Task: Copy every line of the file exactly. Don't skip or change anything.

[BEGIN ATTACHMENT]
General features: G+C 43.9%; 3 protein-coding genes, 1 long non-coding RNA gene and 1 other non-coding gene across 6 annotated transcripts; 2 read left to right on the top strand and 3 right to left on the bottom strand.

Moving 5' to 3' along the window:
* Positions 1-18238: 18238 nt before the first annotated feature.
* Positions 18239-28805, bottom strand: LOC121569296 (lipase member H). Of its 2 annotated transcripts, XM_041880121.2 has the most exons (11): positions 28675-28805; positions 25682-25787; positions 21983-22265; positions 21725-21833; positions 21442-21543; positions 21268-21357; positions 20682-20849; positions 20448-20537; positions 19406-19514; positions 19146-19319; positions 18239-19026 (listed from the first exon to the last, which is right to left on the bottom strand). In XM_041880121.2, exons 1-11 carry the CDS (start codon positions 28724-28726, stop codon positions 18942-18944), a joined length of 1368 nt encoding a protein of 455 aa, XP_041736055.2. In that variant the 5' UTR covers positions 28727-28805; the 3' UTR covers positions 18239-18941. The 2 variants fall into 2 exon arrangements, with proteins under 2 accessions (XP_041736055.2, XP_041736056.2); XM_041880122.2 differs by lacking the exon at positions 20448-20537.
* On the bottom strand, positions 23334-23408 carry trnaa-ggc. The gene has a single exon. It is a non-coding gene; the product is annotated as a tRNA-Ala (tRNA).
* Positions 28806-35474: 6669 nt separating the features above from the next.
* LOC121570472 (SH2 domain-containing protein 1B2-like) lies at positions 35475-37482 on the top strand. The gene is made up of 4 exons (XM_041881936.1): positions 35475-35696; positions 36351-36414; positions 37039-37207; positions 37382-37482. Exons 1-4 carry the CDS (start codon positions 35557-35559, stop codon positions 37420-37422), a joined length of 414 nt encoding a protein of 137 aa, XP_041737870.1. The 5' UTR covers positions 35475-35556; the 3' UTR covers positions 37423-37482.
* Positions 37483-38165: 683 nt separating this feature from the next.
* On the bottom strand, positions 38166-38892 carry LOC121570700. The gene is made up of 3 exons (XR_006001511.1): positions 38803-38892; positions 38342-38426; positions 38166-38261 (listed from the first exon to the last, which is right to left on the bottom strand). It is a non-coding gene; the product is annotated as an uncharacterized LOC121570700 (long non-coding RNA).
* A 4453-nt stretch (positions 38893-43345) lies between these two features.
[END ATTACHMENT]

General features: G+C 43.9%; 3 protein-coding genes, 1 long non-coding RNA gene and 1 other non-coding gene across 6 annotated transcripts; 2 read left to right on the top strand and 3 right to left on the bottom strand.

Moving 5' to 3' along the window:
* Positions 1-18238: 18238 nt before the first annotated feature.
* Positions 18239-28805, bottom strand: LOC121569296 (lipase member H). Of its 2 annotated transcripts, XM_041880121.2 has the most exons (11): positions 28675-28805; positions 25682-25787; positions 21983-22265; positions 21725-21833; positions 21442-21543; positions 21268-21357; positions 20682-20849; positions 20448-20537; positions 19406-19514; positions 19146-19319; positions 18239-19026 (listed from the first exon to the last, which is right to left on the bottom strand). In XM_041880121.2, exons 1-11 carry the CDS (start codon positions 28724-28726, stop codon positions 18942-18944), a joined length of 1368 nt encoding a protein of 455 aa, XP_041736055.2. In that variant the 5' UTR covers positions 28727-28805; the 3' UTR covers positions 18239-18941. The 2 variants fall into 2 exon arrangements, with proteins under 2 accessions (XP_041736055.2, XP_041736056.2); XM_041880122.2 differs by lacking the exon at positions 20448-20537.
* On the bottom strand, positions 23334-23408 carry trnaa-ggc. The gene has a single exon. It is a non-coding gene; the product is annotated as a tRNA-Ala (tRNA).
* Positions 28806-35474: 6669 nt separating the features above from the next.
* LOC121570472 (SH2 domain-containing protein 1B2-like) lies at positions 35475-37482 on the top strand. The gene is made up of 4 exons (XM_041881936.1): positions 35475-35696; positions 36351-36414; positions 37039-37207; positions 37382-37482. Exons 1-4 carry the CDS (start codon positions 35557-35559, stop codon positions 37420-37422), a joined length of 414 nt encoding a protein of 137 aa, XP_041737870.1. The 5' UTR covers positions 35475-35556; the 3' UTR covers positions 37423-37482.
* Positions 37483-38165: 683 nt separating this feature from the next.
* On the bottom strand, positions 38166-38892 carry LOC121570700. The gene is made up of 3 exons (XR_006001511.1): positions 38803-38892; positions 38342-38426; positions 38166-38261 (listed from the first exon to the last, which is right to left on the bottom strand). It is a non-coding gene; the product is annotated as an uncharacterized LOC121570700 (long non-coding RNA).
* A 4453-nt stretch (positions 38893-43345) lies between these two features.